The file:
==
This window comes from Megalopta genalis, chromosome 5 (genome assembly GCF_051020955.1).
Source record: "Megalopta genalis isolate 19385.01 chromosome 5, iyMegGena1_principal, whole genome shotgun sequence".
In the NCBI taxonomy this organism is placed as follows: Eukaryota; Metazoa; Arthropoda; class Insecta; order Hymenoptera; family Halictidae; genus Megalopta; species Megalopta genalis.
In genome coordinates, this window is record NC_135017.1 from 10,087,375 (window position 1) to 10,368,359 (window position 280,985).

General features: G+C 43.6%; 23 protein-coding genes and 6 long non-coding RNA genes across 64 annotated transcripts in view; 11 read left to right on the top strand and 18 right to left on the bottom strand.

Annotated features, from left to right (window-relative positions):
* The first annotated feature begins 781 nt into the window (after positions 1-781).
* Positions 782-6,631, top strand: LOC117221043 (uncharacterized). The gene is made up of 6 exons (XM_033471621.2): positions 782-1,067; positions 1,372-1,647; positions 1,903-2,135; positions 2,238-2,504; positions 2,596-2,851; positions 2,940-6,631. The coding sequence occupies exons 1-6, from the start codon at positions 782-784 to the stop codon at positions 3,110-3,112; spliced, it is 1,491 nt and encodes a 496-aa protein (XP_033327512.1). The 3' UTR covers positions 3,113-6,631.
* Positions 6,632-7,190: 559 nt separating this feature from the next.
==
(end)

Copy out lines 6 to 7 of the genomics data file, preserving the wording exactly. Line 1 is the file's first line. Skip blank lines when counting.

Annotated features, from left to right (window-relative positions):
* The first annotated feature begins 781 nt into the window (after positions 1-781).